Hydrogen is generally classified based on the resource used to produce it. The four most commonly used classifications (labeled as colors) are:

  • Brown: Hydrogen produced from coal gasification;
  • Grey: Hydrogen produced from natural gas through steam methane reformation, without any mechanism for carbon capture;
  • Blue: Hydrogen produced from natural gas with a mechanism for carbon capture; and
  • Green: Hydrogen produced through electrolysis from renewable or other carbon-neutral sources.

Due to the fact that both the input and the output of green hydrogen are carbon-neutral, many companies are eager to bring it forward as an energy source.13 Blue hydrogen provides a method for fossil fuel companies to have a pivotal role in the development of the industry as well. Moreover, hydrogen, especially blue and green hydrogen, could help solve the energy industry’s problem with transportation of energy generated from renewable sources, as it is a jack-of-all-trades option – a highly versatile substance that can be combusted, compressed, or liquefied, or used to store or produce energy for electricity. Hydrogen can be transported via pipeline (potentially repurposing existing natural gas pipelines) or via truck, rail, or vessel. It also does not share certain logistical concerns faced by other fossil fuel alternatives. For example, hydrogen does not have the same stigma and siting concerns as nuclear power generation.14 Hydrogen also has a quick fueling time and can be stored effectively for long-haul voyages, issues that have plagued certain electrification efforts.15 And as a final feather in hydrogen’s cap, it has relatively few known sustainability risks related to potential environmental or human rights consequences in the value chain.16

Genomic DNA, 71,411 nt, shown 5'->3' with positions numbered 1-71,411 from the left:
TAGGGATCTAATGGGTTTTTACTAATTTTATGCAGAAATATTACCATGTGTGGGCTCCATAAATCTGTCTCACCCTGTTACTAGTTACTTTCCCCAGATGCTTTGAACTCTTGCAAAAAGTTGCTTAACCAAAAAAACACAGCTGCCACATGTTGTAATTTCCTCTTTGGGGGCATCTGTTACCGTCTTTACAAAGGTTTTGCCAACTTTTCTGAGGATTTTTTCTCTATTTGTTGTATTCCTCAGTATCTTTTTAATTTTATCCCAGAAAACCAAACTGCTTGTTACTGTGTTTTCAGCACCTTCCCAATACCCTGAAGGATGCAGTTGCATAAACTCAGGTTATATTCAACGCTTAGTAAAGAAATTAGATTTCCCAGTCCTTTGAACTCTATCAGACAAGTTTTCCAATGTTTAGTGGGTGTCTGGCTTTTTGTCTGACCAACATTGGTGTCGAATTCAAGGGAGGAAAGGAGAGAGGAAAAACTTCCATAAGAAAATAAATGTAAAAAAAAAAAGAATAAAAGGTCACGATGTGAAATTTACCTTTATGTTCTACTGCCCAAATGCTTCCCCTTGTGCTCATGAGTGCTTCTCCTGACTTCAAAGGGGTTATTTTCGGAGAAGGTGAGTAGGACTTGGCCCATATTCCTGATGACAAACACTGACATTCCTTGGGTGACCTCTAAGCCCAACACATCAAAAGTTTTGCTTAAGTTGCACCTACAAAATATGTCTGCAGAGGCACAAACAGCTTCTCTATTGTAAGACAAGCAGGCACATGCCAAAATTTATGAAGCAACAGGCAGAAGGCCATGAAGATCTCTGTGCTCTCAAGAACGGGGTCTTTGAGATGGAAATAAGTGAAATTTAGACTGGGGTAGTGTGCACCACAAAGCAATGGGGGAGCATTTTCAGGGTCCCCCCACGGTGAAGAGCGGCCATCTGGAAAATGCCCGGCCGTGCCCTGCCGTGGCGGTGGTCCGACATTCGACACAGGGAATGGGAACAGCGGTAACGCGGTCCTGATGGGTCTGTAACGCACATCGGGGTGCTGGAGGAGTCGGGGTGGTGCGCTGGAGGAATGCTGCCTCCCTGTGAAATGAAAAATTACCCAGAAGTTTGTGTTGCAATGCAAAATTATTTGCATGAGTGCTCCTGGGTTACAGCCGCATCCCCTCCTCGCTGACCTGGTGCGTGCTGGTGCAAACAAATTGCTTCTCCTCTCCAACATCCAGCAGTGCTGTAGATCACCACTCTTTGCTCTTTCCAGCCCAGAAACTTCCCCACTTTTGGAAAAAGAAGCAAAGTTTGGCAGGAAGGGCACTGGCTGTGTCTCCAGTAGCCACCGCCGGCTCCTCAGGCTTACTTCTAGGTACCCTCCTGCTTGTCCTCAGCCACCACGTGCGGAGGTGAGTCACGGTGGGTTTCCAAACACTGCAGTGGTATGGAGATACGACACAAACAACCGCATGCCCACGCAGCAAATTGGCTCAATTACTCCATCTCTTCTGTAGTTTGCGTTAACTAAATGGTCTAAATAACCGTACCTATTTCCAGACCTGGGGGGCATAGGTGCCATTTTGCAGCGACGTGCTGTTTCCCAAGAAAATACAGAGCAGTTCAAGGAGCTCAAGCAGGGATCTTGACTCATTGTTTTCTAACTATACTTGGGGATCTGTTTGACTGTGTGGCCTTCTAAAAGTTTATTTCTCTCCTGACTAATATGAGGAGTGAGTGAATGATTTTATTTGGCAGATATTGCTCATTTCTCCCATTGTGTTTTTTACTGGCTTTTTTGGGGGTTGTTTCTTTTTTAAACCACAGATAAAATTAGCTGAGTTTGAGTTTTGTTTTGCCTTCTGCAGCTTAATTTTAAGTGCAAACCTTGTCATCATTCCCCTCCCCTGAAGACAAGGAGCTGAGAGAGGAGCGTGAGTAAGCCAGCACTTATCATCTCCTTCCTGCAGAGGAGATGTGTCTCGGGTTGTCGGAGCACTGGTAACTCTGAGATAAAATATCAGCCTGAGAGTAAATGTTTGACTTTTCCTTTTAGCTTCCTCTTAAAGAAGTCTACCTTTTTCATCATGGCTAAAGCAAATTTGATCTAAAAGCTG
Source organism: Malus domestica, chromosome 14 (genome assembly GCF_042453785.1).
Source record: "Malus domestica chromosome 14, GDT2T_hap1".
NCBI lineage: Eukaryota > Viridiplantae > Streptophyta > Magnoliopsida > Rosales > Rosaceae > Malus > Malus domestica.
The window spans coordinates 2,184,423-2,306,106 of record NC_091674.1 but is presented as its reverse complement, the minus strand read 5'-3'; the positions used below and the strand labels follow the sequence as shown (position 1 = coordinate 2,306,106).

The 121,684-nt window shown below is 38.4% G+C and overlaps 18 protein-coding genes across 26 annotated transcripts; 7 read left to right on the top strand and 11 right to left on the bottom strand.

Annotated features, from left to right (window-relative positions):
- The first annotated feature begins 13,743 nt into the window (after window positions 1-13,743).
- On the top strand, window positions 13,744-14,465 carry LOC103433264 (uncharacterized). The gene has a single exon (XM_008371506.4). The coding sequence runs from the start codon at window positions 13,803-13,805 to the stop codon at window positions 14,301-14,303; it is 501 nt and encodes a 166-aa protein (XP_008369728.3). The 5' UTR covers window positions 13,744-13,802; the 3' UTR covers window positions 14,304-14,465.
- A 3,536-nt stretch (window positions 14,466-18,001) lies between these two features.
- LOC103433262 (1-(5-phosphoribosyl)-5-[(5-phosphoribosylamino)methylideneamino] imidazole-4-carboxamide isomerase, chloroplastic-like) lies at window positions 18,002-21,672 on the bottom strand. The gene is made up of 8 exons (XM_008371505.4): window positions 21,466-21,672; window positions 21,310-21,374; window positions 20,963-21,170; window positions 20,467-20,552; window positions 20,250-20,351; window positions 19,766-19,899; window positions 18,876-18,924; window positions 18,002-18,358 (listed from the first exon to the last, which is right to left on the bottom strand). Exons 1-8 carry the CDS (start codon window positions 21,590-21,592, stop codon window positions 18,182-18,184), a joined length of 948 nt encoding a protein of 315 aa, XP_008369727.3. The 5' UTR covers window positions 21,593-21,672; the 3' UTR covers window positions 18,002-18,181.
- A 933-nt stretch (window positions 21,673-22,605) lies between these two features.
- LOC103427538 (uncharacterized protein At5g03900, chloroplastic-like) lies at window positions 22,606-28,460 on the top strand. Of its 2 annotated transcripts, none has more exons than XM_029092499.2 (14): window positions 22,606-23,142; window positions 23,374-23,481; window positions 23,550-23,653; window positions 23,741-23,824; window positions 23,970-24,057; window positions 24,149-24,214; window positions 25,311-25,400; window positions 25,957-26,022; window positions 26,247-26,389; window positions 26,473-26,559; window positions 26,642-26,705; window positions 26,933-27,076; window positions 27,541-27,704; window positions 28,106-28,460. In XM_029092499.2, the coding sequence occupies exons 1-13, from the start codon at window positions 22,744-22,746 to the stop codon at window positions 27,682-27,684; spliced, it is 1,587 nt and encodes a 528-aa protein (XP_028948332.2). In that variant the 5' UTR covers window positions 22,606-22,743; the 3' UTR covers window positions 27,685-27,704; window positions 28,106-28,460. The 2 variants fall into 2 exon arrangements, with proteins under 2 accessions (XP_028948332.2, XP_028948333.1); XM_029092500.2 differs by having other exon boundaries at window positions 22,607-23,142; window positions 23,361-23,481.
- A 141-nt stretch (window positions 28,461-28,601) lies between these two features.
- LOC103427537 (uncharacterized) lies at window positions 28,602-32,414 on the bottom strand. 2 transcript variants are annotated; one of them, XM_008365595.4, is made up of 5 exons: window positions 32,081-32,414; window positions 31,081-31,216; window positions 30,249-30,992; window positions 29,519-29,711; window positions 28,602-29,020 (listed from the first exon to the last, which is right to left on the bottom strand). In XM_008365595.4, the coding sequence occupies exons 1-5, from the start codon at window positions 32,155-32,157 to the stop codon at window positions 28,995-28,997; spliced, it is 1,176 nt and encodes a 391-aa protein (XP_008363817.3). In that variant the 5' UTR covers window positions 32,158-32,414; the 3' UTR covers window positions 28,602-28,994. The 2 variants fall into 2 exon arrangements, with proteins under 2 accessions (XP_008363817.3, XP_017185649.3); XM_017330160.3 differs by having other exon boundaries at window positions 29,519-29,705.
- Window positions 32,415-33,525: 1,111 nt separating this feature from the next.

Thus, there are substantial incentives to develop large-scale hydrogen production, particularly for sectors that are difficult to decarbonize via electrification.

Regulatory Overview – Past/Present

Despite the lack of a comprehensive regulatory scheme, the U.S. government has recognized hydrogen’s potential as a fuel source. Thus far, the federal government’s major initiative regarding hydrogen as a fuel source has been to incentivize research in the area, including by funds made available through programs in multiple agencies.17 One of the most important is DOE’s $100 million pledge, which reflects DOE’s intention to invest up to this amount in two new DOE National Laboratory-led consortia to advance hydrogen and fuel cells technology research, development, and demonstration (“RD&D”) over the next five years.18 One consortium will develop affordable, commercial-sale electrolyzers, which use electricity to divide water into hydrogen and oxygen, and the other consortium will assist in accelerating the development of fuel cells for vehicles, specifically for long-haul trucks.19 In November 2020, DOE released its updated Hydrogen Program Plan, which underscores DOE’s department-wide commitment to facilitating the growth of hydrogen as a source of energy and provides a “strategic framework for the Department’s hydrogen [RD&D] activities.”20